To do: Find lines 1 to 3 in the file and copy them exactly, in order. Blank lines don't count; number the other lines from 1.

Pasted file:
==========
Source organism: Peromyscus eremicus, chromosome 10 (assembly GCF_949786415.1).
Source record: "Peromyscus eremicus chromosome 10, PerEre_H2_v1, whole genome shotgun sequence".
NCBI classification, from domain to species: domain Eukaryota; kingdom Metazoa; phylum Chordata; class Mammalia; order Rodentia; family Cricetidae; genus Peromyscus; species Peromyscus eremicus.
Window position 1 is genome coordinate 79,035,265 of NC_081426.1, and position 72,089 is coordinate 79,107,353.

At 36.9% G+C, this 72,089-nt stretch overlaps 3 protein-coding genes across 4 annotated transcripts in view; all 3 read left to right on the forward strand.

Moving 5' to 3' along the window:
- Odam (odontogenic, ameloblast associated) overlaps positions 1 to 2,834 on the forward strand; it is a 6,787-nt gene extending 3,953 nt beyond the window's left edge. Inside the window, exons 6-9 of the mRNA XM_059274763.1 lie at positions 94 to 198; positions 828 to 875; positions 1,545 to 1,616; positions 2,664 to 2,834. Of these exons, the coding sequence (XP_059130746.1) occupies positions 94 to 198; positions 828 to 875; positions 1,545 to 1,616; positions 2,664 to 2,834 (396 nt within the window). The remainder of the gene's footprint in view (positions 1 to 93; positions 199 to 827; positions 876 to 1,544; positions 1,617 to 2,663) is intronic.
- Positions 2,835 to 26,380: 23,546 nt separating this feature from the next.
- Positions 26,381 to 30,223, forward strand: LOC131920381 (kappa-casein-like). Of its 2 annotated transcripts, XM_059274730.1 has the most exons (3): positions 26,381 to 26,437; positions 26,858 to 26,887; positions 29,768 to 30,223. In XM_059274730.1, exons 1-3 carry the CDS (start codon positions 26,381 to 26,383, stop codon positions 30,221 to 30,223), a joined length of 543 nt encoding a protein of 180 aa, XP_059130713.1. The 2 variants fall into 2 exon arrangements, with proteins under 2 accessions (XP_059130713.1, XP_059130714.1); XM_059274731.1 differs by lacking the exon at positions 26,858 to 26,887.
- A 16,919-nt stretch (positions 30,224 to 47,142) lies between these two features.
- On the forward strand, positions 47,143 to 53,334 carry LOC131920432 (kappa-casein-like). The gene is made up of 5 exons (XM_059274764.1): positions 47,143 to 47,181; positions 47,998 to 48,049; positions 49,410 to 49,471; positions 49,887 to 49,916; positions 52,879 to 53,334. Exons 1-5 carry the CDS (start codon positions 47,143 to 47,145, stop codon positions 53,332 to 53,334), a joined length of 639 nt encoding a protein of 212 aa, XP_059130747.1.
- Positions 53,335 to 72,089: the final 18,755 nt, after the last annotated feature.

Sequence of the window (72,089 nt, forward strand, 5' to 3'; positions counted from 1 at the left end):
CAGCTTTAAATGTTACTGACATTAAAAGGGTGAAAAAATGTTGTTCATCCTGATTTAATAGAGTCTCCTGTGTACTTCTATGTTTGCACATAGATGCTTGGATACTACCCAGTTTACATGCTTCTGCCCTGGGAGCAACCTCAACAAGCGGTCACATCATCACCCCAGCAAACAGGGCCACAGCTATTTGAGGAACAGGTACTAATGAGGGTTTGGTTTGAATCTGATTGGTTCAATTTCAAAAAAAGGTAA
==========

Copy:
Source organism: Peromyscus eremicus, chromosome 10 (assembly GCF_949786415.1).
Source record: "Peromyscus eremicus chromosome 10, PerEre_H2_v1, whole genome shotgun sequence".
NCBI classification, from domain to species: domain Eukaryota; kingdom Metazoa; phylum Chordata; class Mammalia; order Rodentia; family Cricetidae; genus Peromyscus; species Peromyscus eremicus.